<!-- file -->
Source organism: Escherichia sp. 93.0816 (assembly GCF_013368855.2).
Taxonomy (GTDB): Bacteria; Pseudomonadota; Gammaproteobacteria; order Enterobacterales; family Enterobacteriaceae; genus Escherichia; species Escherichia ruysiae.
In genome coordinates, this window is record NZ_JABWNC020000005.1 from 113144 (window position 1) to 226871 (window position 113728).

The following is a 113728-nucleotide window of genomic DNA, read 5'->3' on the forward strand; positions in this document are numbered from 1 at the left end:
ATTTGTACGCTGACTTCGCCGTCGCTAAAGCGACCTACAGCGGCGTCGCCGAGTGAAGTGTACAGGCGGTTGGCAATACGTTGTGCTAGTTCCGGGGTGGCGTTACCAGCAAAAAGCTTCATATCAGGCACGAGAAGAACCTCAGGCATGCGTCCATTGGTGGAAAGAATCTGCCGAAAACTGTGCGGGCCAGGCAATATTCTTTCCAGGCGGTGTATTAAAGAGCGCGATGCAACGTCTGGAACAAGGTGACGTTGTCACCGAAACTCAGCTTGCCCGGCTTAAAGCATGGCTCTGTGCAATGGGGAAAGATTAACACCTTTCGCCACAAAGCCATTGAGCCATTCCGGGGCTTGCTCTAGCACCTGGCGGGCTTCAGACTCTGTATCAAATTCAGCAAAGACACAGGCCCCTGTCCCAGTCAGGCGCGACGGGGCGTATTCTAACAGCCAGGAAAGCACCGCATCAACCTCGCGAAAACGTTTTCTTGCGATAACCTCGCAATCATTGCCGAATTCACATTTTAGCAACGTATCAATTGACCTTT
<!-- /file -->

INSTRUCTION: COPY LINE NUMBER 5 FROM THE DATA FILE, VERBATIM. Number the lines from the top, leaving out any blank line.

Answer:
ATTTGTACGCTGACTTCGCCGTCGCTAAAGCGACCTACAGCGGCGTCGCCGAGTGAAGTGTACAGGCGGTTGGCAATACGTTGTGCTAGTTCCGGGGTGGCGTTACCAGCAAAAAGCTTCATATCAGGCACGAGAAGAACCTCAGGCATGCGTCCATTGGTGGAAAGAATCTGCCGAAAACTGTGCGGGCCAGGCAATATTCTTTCCAGGCGGTGTATTAAAGAGCGCGATGCAACGTCTGGAACAAGGTGACGTTGTCACCGAAACTCAGCTTGCCCGGCTTAAAGCATGGCTCTGTGCAATGGGGAAAGATTAACACCTTTCGCCACAAAGCCATTGAGCCATTCCGGGGCTTGCTCTAGCACCTGGCGGGCTTCAGACTCTGTATCAAATTCAGCAAAGACACAGGCCCCTGTCCCAGTCAGGCGCGACGGGGCGTATTCTAACAGCCAGGAAAGCACCGCATCAACCTCGCGAAAACGTTTTCTTGCGATAACCTCGCAATCATTGCCGAATTCACATTTTAGCAACGTATCAATTGACCTTT